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Nepal trip to raise funds for injured Canadian soldiers

By Daniel Schwartz, CBC News:In October, an expedition of Canadian soldiers will go to Nepal.

Their mission: mountain climbing to raise awareness and funds for injured Canadian soldiers and their families.

The soldiers taking part were themselves injured in Afghanistan or while serving elsewhere in the army, except for team captain Raymond Joseph.

The True Patriot Love Foundation, which is organizing the expedition, says 2,047 Canadian Forces personnel have been wounded in Afghanistan.

Island Peak
The ultimate goal of the expedition is to reach the summit of the 6,189-metre Island Peak, or Imja Tse, its official name in Nepal.

The mountain got its name from legendary mountaineer Eric Shipton during the 1951 Mount Everest Reconnaissance Expedition. Seeing the mountain from afar, it appeared to Shipton like an island in a sea of ice. Another member of the expedition was Edmund Hillary, who along with Tenzing Norgay, would be the first to summit Everest in 1953.

The foundation’s goal is to raise $2 million through the expedition and other efforts.

Half the money is designated for mental health programs and services, while the remainder will be spent on physical health and rehabilitation, and health and support services for the families of soldiers.

On Thursday, they announced the names of the fifteen former soldiers and reservists, along with two spares, who will join the expedition.

Three are women.

Jessica Wiebe, 24, is the youngest participant and Joseph, 47, is the oldest.

Soldiers who sustained an injury as a result of their service could apply to participate.

They have already trained for three days on the Columbia Icefield, which lies between Banff and Jasper national parks in Alberta.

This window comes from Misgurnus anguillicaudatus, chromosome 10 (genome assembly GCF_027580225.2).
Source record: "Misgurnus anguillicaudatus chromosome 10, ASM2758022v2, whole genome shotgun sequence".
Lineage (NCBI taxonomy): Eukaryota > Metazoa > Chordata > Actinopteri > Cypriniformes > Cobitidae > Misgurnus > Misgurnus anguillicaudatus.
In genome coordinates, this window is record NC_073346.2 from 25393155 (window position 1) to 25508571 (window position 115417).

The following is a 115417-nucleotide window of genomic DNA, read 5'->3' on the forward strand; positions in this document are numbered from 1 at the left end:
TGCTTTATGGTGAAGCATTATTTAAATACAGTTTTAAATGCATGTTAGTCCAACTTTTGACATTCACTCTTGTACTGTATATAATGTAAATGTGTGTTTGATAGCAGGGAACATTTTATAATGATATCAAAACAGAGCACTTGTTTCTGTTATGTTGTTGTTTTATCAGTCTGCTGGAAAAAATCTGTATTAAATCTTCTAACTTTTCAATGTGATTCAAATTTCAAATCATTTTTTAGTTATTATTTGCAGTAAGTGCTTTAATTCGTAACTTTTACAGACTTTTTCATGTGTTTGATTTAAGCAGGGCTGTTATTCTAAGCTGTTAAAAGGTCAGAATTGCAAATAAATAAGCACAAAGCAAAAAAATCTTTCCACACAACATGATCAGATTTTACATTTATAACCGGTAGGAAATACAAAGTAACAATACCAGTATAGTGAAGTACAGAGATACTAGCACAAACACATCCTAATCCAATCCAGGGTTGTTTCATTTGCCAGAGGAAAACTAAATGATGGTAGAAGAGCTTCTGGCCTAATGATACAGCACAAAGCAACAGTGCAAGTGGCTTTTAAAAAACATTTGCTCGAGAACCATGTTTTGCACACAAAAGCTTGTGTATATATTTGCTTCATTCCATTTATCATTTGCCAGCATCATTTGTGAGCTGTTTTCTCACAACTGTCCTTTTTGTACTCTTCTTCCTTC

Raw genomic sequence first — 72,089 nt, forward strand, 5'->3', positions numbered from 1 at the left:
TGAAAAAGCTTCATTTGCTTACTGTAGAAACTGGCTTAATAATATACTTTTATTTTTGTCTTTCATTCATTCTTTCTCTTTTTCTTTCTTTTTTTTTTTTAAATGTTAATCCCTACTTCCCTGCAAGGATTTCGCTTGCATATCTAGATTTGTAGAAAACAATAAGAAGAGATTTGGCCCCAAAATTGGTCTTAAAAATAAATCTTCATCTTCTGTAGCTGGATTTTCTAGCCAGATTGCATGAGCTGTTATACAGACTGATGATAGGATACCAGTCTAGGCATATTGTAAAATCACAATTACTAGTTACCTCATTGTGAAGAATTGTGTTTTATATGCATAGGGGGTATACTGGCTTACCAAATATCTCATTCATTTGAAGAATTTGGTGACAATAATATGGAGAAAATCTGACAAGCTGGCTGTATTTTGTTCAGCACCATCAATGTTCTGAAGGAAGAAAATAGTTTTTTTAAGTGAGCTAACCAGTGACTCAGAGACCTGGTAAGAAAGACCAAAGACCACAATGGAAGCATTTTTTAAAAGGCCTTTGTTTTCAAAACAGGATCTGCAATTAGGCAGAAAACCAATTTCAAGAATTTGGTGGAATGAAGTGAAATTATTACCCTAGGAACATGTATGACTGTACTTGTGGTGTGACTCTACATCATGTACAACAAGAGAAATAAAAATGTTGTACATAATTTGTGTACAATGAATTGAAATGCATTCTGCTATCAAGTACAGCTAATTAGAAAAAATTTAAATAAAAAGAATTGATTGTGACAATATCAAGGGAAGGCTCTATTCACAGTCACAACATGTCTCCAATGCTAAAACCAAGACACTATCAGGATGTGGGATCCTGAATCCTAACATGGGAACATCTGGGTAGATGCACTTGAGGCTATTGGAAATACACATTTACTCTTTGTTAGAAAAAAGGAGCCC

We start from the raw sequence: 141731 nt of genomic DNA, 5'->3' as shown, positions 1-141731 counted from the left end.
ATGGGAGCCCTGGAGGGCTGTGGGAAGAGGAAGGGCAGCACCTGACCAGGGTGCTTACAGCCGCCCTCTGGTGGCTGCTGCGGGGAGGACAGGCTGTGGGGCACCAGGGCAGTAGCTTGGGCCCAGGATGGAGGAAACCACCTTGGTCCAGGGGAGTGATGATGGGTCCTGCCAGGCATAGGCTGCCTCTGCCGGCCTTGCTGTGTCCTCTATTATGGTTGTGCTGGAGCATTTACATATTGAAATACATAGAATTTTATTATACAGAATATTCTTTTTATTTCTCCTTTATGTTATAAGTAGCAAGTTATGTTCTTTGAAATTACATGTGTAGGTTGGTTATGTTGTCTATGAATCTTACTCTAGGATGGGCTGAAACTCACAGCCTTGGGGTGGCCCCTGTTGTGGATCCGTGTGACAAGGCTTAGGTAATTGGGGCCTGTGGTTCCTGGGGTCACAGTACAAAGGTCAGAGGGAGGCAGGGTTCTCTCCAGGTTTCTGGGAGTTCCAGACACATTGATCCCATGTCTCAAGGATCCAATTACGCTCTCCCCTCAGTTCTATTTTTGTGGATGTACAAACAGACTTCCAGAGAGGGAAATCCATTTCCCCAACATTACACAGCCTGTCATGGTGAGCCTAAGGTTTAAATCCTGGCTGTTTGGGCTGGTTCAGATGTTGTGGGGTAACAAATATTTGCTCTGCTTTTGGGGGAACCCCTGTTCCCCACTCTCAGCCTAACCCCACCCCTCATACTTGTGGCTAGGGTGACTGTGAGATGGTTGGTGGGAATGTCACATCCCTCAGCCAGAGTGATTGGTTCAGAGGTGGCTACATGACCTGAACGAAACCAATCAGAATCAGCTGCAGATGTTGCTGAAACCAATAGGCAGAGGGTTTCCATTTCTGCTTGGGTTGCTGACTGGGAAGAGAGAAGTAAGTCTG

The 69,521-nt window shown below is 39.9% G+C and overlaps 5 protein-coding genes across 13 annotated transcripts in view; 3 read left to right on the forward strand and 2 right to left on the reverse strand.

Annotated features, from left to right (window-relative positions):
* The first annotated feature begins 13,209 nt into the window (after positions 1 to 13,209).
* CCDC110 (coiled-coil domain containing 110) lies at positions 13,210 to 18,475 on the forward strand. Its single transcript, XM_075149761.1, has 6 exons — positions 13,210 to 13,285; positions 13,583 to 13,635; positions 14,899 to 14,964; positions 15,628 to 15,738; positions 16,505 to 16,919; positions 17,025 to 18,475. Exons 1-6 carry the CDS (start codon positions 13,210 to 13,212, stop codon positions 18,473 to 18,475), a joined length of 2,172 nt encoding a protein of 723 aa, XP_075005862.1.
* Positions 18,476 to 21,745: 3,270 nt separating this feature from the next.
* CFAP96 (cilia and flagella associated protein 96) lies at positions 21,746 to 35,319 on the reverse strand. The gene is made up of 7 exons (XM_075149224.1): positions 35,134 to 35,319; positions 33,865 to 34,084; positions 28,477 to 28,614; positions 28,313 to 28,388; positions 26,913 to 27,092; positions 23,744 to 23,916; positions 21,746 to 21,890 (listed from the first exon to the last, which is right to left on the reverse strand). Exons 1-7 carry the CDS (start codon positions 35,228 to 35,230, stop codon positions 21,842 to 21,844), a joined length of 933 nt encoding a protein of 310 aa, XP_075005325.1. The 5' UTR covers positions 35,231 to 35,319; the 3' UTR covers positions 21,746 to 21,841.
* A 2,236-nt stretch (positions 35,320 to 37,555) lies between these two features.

They head back to the icefield Thursday morning.

The expedition will arrive in Nepal on Oct. 7.

After about two weeks of additional training and conditioning climbs, including to Mount Everest base camp, they plan to begin an ascent of Island Peak on Oct. 22.
A soldier’s story
Wiebe remembers when the email about the expedition arrived. Getting chosen would mean she could be part of a team again, experiencing “the camaraderie that comes from working together to achieve a goal.”

In 2008, she did a six-month tour in Afghanistan with the Princess Patricia’s Canadian Light Infantry. Although trained as a bombardier, most of Cpl. Wiebe’s time in Afghanistan was spent clearing and protecting roads for local Afghans who were hired to build roads and irrigation systems.

She had joined the army reserves and started basic training a week after finishing high school. Born and raised in Brandon, Man., she studied for one year at Brandon University before heading overseas.
She sustained a shrapnel wound to her torso and an operational stress injury, which the Canadian Forces defines as a persistent psychological difficulty resulting from military service, including anxiety, depression or post-traumatic stress disorder.

A year after her Afghanistan tour Wiebe went travelling. In Nepal she saw Mount Everest from the air and it took her breath away. “I promised myself at that moment that I would come back one day.”

She recognized that the expedition experience would be an excellent opportunity “to work through some stuff that I haven’t been able to work through on my own.”

For the soldiers, “the True Patriot Love expedition is special in that not only are we going to be able to help ourselves, we’ll be able to help other soldiers who are injured that cannot do the expedition,” Wiebe told CBC News.

Wiebe taking time off school
Wiebe is now an art student at Nova Scotia College of Art and Design. Drawings by Wiebe are currently touring Canada as part of a show called Defining Moments, a national art competition for emerging artists.

Wiebe’s collection — Dust Series — is rapid execution drawings based on photos of soldiers in Afghanistan and her own memories, which she describes as buried in dust.

She describes her art as a “personal reflection lightly touching political and social ideals; using creativity to work through my life and break down any limitations I have of myself.” Her military service and Canada’s presence in Afghanistan are the foundation of her work.

“I don’t like to dip the tip of my brush in a palette of paint; I jump in to the bucket even though it is messy, it makes life more exciting,” Wiebe writes.

Now she’s excited about the Himalayan expedition, even if it means taking off time from art school.

Published Date: Thursday, July 19th, 2012 | 02:46 PM

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